I own a copy of the Woody Allen movie, Manhattan. While watching it can be a little -- what's the opposite of deja vu? Presque vu? -- anyway, it's weird because it was way before Woody decided to make his adopted daughter his mistress and then wife. And in Manhattan, he's a 40-something writer having a "fling" with a precocious 17-year-old, Tracy, played by Mariel Hemmingway. He obviously crafted her role to be a middle-aged man's fantasy woman: she's beautiful in an innocent, almost virginal way, but she's sexually rambunctious--"How many times can you do it in one night?" he asks, and she answers, "Well, a lot.." and he snaps back, "A lot is my favorite number." She's also smart and perceptive, and this kind of backfires on him when, since he's fallen for the attractive, neurotic Mary played by Diane Keaton, he attempts to break up with Tracy in a "let her down easy" kind of way. He tries to convince her that their age difference means they could never be a serious couple, and that she has a whole lot of other options. He even starts naming off some of her high-school aged possible suitors, "Biff, or Tommy, or Scooter." She's not buying it. They're, quaintly, having this break-up scene at a soda fountain (probably one of the last existing ones in Manhattan in the 70s). She asks him why he's trying to make it sound like it's to her advantage. He persists, asking how can she think she's in love with him, and what is love anyway? Her answer--so simple and wise-- stands out: "We have laughs. I care about you. Your concerns are my concerns. We have great sex." At one point he tells her to stop being so precocious. He's patronizing and paternalistic, but we know that she is the only "real" character in the film, the only (and how I hate using this word now, it's so overused) authentic person.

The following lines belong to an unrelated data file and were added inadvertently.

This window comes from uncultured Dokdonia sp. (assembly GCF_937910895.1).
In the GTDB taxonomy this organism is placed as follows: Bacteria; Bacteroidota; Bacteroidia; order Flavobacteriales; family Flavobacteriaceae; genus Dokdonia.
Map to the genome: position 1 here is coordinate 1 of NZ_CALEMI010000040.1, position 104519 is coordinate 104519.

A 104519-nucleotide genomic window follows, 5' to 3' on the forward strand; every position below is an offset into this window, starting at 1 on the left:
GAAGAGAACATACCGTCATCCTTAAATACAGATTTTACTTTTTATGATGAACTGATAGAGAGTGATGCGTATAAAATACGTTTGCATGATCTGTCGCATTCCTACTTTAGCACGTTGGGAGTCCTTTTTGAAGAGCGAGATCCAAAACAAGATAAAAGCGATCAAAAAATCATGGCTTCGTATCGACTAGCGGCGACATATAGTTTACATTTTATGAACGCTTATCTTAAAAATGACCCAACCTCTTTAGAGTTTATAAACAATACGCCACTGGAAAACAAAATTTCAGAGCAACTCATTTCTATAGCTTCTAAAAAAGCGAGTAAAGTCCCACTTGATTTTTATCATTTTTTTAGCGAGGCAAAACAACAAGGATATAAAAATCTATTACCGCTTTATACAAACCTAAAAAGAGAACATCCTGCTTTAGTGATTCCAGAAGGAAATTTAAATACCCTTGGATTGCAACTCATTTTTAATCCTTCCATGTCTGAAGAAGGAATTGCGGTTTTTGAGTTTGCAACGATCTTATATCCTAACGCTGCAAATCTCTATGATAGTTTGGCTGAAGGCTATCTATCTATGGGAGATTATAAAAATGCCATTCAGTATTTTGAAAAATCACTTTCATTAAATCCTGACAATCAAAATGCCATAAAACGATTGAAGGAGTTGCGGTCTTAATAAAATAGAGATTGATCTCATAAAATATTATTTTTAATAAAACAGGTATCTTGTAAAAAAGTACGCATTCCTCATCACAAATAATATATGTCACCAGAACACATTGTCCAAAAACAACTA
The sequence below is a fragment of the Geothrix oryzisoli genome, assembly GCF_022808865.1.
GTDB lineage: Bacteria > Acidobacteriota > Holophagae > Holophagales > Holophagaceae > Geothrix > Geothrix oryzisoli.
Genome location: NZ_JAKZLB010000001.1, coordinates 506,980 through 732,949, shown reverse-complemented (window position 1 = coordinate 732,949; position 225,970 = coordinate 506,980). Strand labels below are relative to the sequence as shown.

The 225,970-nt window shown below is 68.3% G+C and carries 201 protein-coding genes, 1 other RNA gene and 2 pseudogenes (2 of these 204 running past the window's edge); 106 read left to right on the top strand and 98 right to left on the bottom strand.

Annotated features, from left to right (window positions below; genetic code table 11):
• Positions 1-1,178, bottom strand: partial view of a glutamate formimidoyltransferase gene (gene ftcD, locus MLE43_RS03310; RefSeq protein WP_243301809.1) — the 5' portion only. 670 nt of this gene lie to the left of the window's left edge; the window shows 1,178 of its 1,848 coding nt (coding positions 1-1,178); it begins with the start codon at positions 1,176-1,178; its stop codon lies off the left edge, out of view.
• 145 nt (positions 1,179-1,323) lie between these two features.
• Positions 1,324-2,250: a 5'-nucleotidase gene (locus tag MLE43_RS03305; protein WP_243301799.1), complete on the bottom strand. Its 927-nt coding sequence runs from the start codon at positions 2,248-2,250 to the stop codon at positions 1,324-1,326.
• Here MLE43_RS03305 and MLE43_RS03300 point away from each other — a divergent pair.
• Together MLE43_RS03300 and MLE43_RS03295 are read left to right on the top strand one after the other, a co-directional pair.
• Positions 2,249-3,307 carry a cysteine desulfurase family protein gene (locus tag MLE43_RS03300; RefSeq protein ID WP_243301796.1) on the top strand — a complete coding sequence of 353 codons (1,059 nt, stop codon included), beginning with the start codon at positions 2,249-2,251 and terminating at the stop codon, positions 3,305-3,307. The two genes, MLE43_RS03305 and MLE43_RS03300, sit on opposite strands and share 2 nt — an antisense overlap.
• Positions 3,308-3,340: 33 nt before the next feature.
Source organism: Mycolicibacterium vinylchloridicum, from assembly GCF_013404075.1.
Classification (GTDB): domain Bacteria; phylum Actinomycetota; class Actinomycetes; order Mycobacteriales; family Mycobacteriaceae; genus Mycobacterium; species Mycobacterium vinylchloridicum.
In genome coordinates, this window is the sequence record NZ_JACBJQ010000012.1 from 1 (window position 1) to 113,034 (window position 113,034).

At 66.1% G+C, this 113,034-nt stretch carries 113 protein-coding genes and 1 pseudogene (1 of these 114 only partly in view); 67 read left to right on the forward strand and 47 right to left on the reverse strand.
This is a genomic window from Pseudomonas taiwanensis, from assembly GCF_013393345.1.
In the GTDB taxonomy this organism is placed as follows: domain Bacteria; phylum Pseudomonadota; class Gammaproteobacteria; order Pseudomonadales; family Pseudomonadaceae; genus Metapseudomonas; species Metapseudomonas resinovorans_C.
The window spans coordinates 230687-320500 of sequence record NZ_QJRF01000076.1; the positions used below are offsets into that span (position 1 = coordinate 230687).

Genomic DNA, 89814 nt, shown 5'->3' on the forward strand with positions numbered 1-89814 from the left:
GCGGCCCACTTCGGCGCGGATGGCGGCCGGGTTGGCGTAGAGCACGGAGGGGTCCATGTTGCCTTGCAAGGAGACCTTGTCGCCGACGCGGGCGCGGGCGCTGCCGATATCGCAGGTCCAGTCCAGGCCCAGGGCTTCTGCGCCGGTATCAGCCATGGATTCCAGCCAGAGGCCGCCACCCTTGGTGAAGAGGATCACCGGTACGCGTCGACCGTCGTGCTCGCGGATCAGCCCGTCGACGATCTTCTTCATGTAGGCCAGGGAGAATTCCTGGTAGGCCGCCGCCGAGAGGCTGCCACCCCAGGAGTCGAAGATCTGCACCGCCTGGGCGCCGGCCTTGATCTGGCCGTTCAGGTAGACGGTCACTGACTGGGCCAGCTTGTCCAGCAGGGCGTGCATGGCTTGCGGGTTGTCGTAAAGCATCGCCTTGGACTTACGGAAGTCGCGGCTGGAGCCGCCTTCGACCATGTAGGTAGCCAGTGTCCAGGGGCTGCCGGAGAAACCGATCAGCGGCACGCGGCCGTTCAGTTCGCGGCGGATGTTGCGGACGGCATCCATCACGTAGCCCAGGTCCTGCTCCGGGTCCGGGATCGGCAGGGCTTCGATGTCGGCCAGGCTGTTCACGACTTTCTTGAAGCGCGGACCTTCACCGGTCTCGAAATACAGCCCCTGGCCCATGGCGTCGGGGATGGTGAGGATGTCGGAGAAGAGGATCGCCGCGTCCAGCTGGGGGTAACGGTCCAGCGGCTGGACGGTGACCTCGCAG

There are other lines I love in that movie--it's one of the best for witty dialogue. In another break-up scene, Diane Keaton is getting dissed by her married boyfriend, played by Michal Murphy. She knows what's coming and she won't even look him in the eye. She seems to have a permanent smirk on her face, kind of a wise-guy defense to rejection. He tells her they should stop seeing each other, and she says she knew this was coming. She could tell by the tone of his voice on the phone. "Very authoritative, you know, like the Pope, or the computer in 2001." I have heard that voice, and I'm sure many people have, maybe not in the same context of this kind of relationship, but as a foreshadowing of things to come (usually a loss of some kind.)

And then there is the sad line that I think was possibly a mistake left in because it worked. Diane Keaton has called up Michael Murphy to see if he can come out for a walk. It's a Sunday and she's bored and lonely, but of course he has a wife and has plans with her. Diane Keaton, who obviously usually doesn't take the initiative, says she called him because, "It's Sunday out..." I think she mean to say "It's sunny out," because the day significantly turns rainy when she's finally out walking with Woody Allen and they get soaked. But how sad and plaintive is that "It's Sunday out." She needed to fill up her Sunday and was trying to get out into it, leave her apartment container, and pretend for a while to be "normal." Sundays can be the loneliest days (for me it probably goes back to the discomfort of getting ready for church, my mother's tension around that, and the forced, uncomfortable family dinner in the middle of the day). And "it's Sunday out" seems perfectly descriptive.